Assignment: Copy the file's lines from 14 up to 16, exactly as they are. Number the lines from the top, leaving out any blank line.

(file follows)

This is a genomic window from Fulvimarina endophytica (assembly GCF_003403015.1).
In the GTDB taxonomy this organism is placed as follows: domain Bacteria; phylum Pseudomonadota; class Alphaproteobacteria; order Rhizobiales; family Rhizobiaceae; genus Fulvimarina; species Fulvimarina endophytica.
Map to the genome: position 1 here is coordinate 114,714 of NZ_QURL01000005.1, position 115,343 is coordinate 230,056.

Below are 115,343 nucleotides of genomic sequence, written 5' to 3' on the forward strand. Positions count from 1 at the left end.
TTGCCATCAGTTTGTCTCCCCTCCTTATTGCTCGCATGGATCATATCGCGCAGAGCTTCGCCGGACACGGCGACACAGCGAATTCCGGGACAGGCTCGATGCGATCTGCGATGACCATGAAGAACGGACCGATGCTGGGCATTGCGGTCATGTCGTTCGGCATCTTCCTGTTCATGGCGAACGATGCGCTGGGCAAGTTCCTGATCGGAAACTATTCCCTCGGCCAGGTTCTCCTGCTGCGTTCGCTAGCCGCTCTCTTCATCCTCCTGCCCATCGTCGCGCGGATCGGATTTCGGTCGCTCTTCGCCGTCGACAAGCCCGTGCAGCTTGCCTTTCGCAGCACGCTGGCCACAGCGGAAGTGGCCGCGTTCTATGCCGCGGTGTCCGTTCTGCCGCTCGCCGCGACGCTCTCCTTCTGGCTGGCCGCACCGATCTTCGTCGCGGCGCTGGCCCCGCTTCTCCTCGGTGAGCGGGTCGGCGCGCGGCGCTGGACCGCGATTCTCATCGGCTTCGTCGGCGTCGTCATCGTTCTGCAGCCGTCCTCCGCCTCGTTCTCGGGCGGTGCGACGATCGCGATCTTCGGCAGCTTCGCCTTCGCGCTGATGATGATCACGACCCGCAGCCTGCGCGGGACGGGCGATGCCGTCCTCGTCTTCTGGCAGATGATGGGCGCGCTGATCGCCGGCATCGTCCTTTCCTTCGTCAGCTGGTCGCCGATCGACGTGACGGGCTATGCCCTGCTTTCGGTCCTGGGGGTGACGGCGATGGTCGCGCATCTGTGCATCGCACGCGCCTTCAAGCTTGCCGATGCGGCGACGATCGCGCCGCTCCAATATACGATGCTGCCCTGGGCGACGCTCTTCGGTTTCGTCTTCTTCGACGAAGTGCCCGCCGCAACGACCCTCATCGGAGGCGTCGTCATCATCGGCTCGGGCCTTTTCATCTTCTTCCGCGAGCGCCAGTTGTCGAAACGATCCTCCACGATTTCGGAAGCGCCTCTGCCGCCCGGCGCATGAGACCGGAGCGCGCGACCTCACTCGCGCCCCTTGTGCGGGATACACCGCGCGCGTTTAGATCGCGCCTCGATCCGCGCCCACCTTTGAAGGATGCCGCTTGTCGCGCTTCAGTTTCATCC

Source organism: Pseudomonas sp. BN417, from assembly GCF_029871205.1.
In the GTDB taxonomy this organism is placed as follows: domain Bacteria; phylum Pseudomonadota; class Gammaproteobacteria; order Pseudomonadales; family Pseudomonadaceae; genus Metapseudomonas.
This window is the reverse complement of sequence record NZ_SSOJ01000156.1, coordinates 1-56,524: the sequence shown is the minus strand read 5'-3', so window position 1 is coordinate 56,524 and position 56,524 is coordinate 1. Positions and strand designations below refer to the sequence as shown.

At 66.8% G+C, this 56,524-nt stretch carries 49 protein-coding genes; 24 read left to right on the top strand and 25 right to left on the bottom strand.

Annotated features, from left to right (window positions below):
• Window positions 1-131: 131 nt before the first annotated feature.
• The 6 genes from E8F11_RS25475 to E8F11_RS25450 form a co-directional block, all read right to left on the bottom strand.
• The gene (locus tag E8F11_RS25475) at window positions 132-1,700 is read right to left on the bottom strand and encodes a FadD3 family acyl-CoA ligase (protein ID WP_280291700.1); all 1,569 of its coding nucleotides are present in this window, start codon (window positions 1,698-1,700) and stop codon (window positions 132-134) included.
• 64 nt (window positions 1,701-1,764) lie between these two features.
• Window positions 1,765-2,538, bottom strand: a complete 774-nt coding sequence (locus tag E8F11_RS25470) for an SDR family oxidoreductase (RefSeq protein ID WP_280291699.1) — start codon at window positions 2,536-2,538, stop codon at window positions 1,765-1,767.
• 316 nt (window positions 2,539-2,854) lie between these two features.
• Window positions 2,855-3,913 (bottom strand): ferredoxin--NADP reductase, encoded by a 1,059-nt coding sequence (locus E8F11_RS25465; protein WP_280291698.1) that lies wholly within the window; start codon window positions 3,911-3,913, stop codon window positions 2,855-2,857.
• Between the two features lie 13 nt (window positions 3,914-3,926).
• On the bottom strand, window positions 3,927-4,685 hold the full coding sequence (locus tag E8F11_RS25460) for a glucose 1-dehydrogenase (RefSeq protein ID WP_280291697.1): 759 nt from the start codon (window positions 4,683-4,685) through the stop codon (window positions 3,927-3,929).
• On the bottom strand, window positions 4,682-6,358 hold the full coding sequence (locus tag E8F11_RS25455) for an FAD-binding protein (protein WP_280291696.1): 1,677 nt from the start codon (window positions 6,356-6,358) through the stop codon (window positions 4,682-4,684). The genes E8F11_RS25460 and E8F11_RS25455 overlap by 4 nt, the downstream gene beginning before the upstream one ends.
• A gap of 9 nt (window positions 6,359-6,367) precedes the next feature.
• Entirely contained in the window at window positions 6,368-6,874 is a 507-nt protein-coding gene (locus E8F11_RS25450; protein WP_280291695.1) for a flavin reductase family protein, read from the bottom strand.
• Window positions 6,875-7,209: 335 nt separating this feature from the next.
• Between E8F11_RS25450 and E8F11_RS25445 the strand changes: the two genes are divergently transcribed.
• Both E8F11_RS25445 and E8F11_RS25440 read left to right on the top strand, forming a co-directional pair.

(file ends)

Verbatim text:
• 64 nt (window positions 1,701-1,764) lie between these two features.
• Window positions 1,765-2,538, bottom strand: a complete 774-nt coding sequence (locus tag E8F11_RS25470) for an SDR family oxidoreductase (RefSeq protein ID WP_280291699.1) — start codon at window positions 2,536-2,538, stop codon at window positions 1,765-1,767.
• 316 nt (window positions 2,539-2,854) lie between these two features.